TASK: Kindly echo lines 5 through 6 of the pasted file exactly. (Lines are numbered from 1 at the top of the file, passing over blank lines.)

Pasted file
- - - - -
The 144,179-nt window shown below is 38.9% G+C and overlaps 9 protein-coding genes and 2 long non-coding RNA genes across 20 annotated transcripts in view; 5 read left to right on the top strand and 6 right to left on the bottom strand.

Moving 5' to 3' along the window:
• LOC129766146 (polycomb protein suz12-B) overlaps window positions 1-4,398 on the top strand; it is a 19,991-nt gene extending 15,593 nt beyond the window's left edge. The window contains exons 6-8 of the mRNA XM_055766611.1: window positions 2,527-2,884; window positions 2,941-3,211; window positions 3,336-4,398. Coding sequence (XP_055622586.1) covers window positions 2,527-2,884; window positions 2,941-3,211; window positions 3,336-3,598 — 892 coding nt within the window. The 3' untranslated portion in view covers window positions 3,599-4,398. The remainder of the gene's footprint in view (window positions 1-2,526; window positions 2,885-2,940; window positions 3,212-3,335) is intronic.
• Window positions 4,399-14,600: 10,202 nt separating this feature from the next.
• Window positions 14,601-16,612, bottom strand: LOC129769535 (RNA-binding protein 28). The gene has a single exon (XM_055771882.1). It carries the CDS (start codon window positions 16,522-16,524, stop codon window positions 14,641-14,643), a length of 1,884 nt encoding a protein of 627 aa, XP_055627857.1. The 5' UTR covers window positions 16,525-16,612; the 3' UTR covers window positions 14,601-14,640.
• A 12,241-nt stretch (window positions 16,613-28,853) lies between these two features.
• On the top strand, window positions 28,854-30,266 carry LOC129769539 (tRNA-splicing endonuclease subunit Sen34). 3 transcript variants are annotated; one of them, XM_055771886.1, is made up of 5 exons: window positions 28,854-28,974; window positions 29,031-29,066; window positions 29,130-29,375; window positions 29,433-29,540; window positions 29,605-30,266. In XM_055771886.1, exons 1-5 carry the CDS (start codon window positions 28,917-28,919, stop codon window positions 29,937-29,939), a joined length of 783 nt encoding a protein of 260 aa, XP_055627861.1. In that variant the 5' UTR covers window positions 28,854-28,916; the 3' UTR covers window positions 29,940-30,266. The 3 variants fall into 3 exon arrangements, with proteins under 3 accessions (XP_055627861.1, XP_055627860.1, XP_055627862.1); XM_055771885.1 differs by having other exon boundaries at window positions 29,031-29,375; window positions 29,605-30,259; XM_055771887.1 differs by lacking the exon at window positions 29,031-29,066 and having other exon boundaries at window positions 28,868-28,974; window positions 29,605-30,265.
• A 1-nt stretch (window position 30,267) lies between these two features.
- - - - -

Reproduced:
• Window positions 14,601-16,612, bottom strand: LOC129769535 (RNA-binding protein 28). The gene has a single exon (XM_055771882.1). It carries the CDS (start codon window positions 16,522-16,524, stop codon window positions 14,641-14,643), a length of 1,884 nt encoding a protein of 627 aa, XP_055627857.1. The 5' UTR covers window positions 16,525-16,612; the 3' UTR covers window positions 14,601-14,640.
• A 12,241-nt stretch (window positions 16,613-28,853) lies between these two features.